First Response 

As Germantown and Collierville prepare to opt out, will county ambulance service become more unwieldy?

Sometimes you're dead if you do and dead if you don't.

As Shelby County citizens have discovered, the split between the county's various emergency response systems has created problems that have residents clamoring for change. And with Collierville and Germantown ready to opt out of the contract with Rural/Metro, local ambulance service looks to become more disjointed.

Municipal fire departments respond to every emergency call throughout Shelby County and can administer medical attention but cannot provide residents transportation to the hospital, regardless of a situation's severity. In Germantown, Collierville, and the unincorporated areas, that's the job of Rural/Metro, the county's ambulance subcontractor with a reputation for lagging response times. The county now plans to let the current Rural/Metro contract expire June 30th and rebid ambulance service.

Joe Phillips, state director of emergency medical services, explains that the county's agreement with Rural/Metro hasn't specified the need for more ambulances. "The demand for service [in Shelby County] has increased, but the contract [with Rural/Metro] hasn't changed," he says.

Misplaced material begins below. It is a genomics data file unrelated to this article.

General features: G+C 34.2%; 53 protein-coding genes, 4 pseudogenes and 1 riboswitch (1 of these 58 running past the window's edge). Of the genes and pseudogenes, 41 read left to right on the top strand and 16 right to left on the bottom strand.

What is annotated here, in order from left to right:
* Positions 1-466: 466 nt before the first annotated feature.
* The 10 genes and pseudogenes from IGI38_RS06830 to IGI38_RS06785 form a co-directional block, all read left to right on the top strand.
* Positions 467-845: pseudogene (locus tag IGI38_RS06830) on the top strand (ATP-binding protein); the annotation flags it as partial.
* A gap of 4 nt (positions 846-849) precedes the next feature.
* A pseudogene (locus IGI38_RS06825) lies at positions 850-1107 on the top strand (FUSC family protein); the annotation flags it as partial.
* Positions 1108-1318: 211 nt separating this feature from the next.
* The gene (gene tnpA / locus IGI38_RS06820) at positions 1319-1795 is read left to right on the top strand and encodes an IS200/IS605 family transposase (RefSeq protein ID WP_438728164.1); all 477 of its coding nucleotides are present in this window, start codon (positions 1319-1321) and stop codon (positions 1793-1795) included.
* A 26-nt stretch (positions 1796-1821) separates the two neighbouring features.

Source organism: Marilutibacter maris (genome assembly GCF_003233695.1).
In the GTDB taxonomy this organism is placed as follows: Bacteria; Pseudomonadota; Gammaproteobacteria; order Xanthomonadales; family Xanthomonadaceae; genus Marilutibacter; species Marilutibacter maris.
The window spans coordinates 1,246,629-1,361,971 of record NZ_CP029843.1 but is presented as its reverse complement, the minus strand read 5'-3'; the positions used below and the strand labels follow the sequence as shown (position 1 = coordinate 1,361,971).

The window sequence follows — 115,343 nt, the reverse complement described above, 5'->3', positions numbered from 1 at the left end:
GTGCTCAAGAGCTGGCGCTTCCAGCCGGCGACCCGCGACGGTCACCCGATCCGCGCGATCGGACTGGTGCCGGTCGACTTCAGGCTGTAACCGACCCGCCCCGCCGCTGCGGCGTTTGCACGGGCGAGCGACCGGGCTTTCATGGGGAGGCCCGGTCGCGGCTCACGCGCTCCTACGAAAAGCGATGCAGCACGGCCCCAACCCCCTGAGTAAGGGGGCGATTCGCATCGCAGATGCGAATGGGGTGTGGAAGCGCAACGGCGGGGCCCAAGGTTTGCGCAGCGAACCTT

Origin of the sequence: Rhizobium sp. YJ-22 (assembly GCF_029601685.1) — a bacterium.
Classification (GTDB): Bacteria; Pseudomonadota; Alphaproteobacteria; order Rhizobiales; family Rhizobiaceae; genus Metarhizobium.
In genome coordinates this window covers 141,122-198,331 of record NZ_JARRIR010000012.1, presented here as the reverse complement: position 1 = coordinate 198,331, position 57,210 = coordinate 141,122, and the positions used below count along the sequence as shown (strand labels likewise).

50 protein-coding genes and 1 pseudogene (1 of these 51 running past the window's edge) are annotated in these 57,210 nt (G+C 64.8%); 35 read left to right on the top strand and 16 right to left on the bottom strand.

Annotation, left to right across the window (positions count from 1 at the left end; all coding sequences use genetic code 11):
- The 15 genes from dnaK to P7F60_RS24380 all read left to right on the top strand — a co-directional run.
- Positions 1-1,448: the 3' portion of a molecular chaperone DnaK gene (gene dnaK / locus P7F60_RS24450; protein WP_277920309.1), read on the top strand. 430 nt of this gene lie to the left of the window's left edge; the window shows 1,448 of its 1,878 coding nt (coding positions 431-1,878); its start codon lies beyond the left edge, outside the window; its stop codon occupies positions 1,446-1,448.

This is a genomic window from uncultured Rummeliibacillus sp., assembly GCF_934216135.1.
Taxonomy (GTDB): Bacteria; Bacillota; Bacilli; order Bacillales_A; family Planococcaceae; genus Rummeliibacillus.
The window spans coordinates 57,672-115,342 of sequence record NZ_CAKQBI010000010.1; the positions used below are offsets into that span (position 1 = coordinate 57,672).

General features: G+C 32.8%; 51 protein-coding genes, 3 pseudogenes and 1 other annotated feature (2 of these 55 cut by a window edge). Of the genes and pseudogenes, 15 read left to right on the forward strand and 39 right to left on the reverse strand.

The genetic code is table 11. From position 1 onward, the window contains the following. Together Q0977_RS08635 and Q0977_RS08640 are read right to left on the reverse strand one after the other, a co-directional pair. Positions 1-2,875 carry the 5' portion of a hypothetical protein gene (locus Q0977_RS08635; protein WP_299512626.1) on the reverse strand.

Ambulance service areas have caused another series of problems. Metropolitan Shelby County is split into three emergency medical service jurisdictions. As the deaths of Jim Wagner in 2003 and former mayor Wyeth Chandler in 2004 demonstrated, this approach creates gray areas large enough to lose lives.

Now Germantown and Collierville plan to explore options for separate ambulance service. A local precedent for the proposed move exists. Bartlett has operated its own ambulance squad for 30 years as a service of the city's fire department. According to Bartlett fire chief Terry Wiggins, Bartlett ambulances average four-and-a-half minutes per response, and he estimates that they answered 2,000 medical calls last year.

"We've had a good thing going for years," Wiggins says.

The question remains whether the increased efficiency of ambulance service will translate into less jurisdictional confusion. Though Wiggins is proud of Bartlett's independent service, the death of Jim Wagner, blocks from the Bartlett city limit, revealed flaws in the system. Bartlett and Memphis emergency dispatchers squabbled over who should answer the 911 call, while Wagner suffered a fatal heart attack.

Jay Fitch, founder of Fitch and Associates, a consulting firm in the emergency medical services industry, says, "It's all community-specific. They have to look at the clinical, operational, and fiscal aspects and ask, 'Is it sustainable?'

"Some communities have overestimated revenue and underestimated costs," he adds. Fitch urges a thoughtful, systematic approach to the problem. Despite the powerful temptation -- and the legal impetus -- to go solo, he says, "Once you fragment, it's very hard to put it back together."

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